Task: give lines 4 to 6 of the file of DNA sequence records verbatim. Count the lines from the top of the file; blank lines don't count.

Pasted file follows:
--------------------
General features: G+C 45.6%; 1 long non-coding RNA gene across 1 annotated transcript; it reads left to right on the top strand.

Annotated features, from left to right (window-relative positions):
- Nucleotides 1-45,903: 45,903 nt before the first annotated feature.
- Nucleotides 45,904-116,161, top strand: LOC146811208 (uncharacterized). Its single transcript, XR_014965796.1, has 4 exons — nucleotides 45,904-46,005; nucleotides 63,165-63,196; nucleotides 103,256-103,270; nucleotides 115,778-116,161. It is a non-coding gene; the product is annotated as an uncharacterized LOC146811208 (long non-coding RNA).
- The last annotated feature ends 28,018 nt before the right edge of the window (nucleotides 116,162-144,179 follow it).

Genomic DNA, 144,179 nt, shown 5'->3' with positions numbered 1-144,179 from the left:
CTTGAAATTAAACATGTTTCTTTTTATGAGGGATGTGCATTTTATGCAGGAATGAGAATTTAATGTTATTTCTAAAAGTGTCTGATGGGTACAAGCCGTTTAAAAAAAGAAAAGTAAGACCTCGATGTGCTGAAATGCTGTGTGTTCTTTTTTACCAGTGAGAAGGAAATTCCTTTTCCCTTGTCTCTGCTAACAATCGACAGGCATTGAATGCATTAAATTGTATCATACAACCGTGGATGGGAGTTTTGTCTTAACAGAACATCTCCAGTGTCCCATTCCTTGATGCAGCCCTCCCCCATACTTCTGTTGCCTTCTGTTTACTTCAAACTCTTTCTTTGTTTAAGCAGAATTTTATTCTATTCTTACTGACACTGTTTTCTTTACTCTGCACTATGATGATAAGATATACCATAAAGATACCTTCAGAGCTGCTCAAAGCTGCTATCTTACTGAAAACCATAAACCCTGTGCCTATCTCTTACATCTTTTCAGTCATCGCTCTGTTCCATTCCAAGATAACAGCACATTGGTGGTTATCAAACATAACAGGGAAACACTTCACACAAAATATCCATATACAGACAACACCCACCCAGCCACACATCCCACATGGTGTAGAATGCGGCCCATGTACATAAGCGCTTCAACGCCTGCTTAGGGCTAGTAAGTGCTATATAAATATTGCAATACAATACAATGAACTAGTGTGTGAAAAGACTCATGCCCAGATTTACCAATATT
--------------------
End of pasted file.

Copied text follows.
- Nucleotides 45,904-116,161, top strand: LOC146811208 (uncharacterized). Its single transcript, XR_014965796.1, has 4 exons — nucleotides 45,904-46,005; nucleotides 63,165-63,196; nucleotides 103,256-103,270; nucleotides 115,778-116,161. It is a non-coding gene; the product is annotated as an uncharacterized LOC146811208 (long non-coding RNA).
- The last annotated feature ends 28,018 nt before the right edge of the window (nucleotides 116,162-144,179 follow it).

Genomic DNA, 144,179 nt, shown 5'->3' with positions numbered 1-144,179 from the left: